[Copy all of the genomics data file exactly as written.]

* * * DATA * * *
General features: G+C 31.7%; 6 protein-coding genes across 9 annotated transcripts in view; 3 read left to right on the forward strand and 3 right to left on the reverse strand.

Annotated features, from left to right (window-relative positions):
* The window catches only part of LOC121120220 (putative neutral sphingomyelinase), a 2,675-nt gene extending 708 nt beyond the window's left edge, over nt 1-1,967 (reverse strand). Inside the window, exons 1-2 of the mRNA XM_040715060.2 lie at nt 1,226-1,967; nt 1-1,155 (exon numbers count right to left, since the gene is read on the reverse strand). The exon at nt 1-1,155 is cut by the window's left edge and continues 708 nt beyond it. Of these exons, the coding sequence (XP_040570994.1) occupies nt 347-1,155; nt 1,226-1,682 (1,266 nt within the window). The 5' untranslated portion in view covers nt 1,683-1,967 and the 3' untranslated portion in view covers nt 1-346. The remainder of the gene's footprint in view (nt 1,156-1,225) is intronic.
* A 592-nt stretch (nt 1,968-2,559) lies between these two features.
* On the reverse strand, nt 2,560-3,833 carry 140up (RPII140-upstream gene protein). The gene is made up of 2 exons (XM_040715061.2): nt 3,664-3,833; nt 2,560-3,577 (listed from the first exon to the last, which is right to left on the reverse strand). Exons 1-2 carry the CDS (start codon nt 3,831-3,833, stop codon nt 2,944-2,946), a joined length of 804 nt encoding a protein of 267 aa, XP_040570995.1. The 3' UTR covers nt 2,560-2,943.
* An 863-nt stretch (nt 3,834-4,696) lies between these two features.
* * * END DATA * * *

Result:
General features: G+C 31.7%; 6 protein-coding genes across 9 annotated transcripts in view; 3 read left to right on the forward strand and 3 right to left on the reverse strand.

Annotated features, from left to right (window-relative positions):
* The window catches only part of LOC121120220 (putative neutral sphingomyelinase), a 2,675-nt gene extending 708 nt beyond the window's left edge, over nt 1-1,967 (reverse strand). Inside the window, exons 1-2 of the mRNA XM_040715060.2 lie at nt 1,226-1,967; nt 1-1,155 (exon numbers count right to left, since the gene is read on the reverse strand). The exon at nt 1-1,155 is cut by the window's left edge and continues 708 nt beyond it. Of these exons, the coding sequence (XP_040570994.1) occupies nt 347-1,155; nt 1,226-1,682 (1,266 nt within the window). The 5' untranslated portion in view covers nt 1,683-1,967 and the 3' untranslated portion in view covers nt 1-346. The remainder of the gene's footprint in view (nt 1,156-1,225) is intronic.
* A 592-nt stretch (nt 1,968-2,559) lies between these two features.
* On the reverse strand, nt 2,560-3,833 carry 140up (RPII140-upstream gene protein). The gene is made up of 2 exons (XM_040715061.2): nt 3,664-3,833; nt 2,560-3,577 (listed from the first exon to the last, which is right to left on the reverse strand). Exons 1-2 carry the CDS (start codon nt 3,831-3,833, stop codon nt 2,944-2,946), a joined length of 804 nt encoding a protein of 267 aa, XP_040570995.1. The 3' UTR covers nt 2,560-2,943.
* An 863-nt stretch (nt 3,834-4,696) lies between these two features.